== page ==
One week before last month’s school holidays my early adolescent son and I had been planning some fun activities to enjoy together during my days off work. But, by the time the holidays had arrived, for no apparent reason, he didn’t want anything to do with me.
With sons especially, mothers often become heartbreakingly aware of adolescents withdrawing affection as they start to assert their identities and independence as young men.
At the same time boys may often feel a deep sadness about this growing distance from their mothers and start arguments as a more 'manly' way to communicate with her.
But how does a parent differentiate between a child going into the adolescent tunnel of ‘normal’ moodiness and anxiety or depression?
Concerned about my own son’s sudden and seemingly 180-degree personality spin I reached out to family and mental health counsellor Jennie Fitzhardinge. Empathetic and down-to-earth, Jennie has extensive experience providing one-on-one counselling to school students, including those who have been impacted by a boy dying by suicide.
She says all teenagers can be bad-tempered, but what parents, carers and friends should monitor is the frequency and duration of their moodiness. This can present as an apparent depressed state causing them to withdraw or have unhelpful thoughts. Alternatively, anxiety can be expressed as anger.
Another important guide is the impact of the emotions and behaviour on an adolescent’s schoolwork, relationships, physical health, enjoyment or everyday activities.
“If symptoms are present frequently for more than two weeks, have a conversation with your child about what you have noticed, as gently as possible, or seek help, whether that be from a school chaplain or a counsellor, an app (some useful ones are recommended below),” Jennie says.
She also advises against reacting to teens’ anger with further rage or exasperation.
“Instead get curious about what’s behind the anger as it is often a secondary emotion that masks sadness, guilt, fear or anxiety,” she says.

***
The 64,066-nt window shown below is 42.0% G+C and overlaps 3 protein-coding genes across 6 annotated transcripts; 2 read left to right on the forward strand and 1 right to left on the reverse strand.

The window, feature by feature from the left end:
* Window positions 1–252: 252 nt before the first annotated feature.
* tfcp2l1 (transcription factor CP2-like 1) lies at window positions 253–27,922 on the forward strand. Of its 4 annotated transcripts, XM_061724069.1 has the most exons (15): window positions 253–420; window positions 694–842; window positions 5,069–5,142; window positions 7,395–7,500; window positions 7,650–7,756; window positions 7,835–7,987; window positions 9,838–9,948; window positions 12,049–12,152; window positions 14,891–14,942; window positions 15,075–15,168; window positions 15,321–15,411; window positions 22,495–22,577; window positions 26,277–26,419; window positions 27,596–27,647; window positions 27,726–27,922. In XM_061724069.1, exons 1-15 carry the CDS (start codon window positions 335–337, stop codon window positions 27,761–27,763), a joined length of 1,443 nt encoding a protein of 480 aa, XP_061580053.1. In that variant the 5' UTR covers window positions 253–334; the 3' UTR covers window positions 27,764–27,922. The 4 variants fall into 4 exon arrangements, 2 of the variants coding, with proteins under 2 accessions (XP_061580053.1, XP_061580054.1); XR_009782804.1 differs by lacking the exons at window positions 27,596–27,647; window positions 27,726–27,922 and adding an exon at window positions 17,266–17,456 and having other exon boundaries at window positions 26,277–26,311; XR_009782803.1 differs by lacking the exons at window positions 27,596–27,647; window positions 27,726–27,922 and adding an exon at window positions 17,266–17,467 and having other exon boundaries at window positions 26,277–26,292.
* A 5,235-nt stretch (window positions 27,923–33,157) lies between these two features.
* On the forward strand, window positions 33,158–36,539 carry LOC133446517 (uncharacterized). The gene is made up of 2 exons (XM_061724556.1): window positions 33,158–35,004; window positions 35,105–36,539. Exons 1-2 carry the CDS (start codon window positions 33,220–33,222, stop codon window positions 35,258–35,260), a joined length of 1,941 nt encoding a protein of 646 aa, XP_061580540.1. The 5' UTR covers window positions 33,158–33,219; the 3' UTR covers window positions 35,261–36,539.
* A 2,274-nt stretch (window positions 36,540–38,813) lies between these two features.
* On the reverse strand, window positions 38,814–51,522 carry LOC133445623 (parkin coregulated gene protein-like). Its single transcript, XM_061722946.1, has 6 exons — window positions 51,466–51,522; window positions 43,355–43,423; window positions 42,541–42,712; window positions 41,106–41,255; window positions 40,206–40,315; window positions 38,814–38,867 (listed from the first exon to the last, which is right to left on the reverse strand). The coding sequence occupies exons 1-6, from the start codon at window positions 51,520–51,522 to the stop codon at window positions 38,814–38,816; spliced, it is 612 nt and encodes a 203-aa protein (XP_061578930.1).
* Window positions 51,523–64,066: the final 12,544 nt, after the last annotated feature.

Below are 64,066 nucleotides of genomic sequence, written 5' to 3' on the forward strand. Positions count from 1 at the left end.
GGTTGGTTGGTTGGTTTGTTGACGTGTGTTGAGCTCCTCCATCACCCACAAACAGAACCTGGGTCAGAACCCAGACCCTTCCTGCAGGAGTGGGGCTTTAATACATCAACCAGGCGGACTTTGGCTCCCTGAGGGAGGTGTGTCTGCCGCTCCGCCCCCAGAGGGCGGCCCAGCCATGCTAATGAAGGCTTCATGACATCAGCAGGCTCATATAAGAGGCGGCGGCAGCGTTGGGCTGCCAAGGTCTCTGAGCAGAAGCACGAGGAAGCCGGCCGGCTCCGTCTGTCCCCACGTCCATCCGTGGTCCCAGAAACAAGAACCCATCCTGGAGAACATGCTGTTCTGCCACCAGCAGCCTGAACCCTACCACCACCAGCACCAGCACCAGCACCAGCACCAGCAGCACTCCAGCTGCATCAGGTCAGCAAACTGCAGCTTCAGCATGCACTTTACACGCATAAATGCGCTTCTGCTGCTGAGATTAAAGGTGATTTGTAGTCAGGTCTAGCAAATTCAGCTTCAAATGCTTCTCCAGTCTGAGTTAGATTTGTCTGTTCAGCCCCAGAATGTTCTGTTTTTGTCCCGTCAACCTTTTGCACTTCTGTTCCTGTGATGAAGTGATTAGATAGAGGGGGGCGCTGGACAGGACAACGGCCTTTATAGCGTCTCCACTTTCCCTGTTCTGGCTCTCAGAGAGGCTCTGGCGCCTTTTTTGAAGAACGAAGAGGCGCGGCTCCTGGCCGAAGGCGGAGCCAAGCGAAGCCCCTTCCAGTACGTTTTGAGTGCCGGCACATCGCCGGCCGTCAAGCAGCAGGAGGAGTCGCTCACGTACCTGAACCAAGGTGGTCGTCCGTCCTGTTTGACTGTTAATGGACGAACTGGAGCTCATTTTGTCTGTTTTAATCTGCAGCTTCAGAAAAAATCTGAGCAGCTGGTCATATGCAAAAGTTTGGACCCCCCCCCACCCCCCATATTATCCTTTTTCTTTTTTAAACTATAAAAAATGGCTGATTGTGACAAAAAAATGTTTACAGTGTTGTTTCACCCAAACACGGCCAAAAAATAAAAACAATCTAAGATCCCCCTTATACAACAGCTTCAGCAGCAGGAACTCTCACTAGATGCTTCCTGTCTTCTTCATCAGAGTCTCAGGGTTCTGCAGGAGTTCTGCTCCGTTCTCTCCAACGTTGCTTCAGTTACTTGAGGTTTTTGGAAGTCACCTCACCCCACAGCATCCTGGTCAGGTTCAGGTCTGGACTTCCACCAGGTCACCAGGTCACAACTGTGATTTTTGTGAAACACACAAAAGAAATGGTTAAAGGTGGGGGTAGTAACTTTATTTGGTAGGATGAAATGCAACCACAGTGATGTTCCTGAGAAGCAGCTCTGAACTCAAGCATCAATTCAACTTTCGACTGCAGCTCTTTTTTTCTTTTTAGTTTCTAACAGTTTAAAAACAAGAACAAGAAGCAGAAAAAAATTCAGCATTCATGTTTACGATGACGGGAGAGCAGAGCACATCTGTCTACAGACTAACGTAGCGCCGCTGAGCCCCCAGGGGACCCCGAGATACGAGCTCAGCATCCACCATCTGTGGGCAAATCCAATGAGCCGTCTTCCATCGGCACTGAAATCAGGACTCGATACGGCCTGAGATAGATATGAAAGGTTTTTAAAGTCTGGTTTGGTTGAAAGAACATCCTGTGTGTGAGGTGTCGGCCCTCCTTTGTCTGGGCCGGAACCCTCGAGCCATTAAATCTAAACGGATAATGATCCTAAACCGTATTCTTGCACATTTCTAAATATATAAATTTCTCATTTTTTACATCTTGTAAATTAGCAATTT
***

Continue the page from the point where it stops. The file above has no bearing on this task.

What helped prevent me getting into a shouting match with my son was removing myself from him for a period of time to reflect on what may be behind his change of mood. I also reminded myself of my own insolence when I was that age and to be forgiving, while of course maintaining certain boundaries. And I remembered my grandmother saying: “It’s when children are most unlovable that they need love most.”
A more insidious symptom of anxiety or depression can be perfectionism.
Jennie says a boy whose suicide impacted on other teenagers she counselled was popular, involved in a sport excellence program and was not recognised as suffering from anxiety or depression.
“It is easy to identify the young people who won’t leave their room, or won’t go to school, or suddenly become angry and aggressive all the time, but perfectionism and putting oneself under unreasonable pressure to perform highly can also be signs of a dangerous anxiety,” she says.
“If you are thinking something like ‘There’s nothing wrong with perfectionism, it gets things done’, you may want to take a closer look at how your whole family is functioning as you could be missing some warning signs.”
There are resources (referred to below) to help parents determine whether their adolescent is “just full of teenager ****” as my husband bluntly puts it, or whether they should be more concerned.